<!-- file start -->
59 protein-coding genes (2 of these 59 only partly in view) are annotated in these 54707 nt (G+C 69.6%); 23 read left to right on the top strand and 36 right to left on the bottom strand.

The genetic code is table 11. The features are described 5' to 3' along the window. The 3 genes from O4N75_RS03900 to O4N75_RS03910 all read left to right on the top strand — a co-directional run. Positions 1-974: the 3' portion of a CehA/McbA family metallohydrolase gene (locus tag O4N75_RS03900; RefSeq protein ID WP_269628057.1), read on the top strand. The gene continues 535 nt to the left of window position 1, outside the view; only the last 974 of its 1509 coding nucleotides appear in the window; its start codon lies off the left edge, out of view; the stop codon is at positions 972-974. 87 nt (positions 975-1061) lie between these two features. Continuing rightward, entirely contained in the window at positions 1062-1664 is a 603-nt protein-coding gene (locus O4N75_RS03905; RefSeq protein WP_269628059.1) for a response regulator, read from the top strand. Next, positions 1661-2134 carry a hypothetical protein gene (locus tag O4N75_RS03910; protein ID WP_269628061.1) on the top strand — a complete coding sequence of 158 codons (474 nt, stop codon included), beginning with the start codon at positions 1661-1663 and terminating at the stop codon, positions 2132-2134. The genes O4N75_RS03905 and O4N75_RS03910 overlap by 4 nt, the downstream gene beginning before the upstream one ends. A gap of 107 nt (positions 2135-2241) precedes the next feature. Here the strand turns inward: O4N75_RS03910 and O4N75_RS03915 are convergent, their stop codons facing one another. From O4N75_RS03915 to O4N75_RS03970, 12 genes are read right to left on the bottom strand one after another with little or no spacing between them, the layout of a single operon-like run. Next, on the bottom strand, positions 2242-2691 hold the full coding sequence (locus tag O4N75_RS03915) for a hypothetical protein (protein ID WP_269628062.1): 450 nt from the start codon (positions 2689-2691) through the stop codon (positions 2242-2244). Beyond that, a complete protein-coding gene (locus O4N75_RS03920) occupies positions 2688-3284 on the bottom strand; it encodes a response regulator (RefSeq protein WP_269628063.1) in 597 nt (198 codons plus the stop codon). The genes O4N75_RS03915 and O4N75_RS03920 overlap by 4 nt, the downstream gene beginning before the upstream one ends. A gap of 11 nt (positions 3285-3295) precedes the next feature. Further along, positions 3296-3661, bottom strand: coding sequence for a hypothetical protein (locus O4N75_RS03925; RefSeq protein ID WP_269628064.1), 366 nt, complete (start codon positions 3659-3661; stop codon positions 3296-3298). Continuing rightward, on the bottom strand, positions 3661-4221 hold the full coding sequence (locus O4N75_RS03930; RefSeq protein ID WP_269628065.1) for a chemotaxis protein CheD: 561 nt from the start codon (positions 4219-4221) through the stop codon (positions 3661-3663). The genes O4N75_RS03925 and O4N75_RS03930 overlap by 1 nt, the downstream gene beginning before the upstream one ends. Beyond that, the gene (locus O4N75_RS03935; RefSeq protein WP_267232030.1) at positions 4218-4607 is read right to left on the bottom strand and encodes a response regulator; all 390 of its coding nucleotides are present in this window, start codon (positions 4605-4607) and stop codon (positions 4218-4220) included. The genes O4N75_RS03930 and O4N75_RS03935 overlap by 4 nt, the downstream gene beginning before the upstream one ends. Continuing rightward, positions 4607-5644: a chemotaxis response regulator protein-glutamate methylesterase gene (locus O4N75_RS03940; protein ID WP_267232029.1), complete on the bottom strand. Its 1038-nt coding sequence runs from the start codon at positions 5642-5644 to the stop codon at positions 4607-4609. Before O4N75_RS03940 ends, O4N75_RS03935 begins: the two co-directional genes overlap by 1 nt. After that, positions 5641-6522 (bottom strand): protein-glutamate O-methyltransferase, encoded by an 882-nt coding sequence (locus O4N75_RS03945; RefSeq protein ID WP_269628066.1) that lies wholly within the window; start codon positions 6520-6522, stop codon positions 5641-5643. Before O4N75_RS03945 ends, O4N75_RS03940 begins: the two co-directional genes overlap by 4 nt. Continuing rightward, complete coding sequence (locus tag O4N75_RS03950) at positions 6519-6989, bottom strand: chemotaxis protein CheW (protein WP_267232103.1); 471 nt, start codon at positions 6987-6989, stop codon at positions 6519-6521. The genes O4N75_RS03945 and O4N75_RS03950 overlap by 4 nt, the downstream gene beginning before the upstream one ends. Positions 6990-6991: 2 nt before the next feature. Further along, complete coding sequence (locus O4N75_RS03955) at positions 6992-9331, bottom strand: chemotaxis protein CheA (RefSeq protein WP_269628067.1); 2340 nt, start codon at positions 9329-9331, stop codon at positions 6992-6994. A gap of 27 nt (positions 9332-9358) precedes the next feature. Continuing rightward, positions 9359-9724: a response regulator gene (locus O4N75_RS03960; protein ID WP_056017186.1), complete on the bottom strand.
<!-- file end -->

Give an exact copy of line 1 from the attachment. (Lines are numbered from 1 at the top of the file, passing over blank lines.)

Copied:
59 protein-coding genes (2 of these 59 only partly in view) are annotated in these 54707 nt (G+C 69.6%); 23 read left to right on the top strand and 36 right to left on the bottom strand.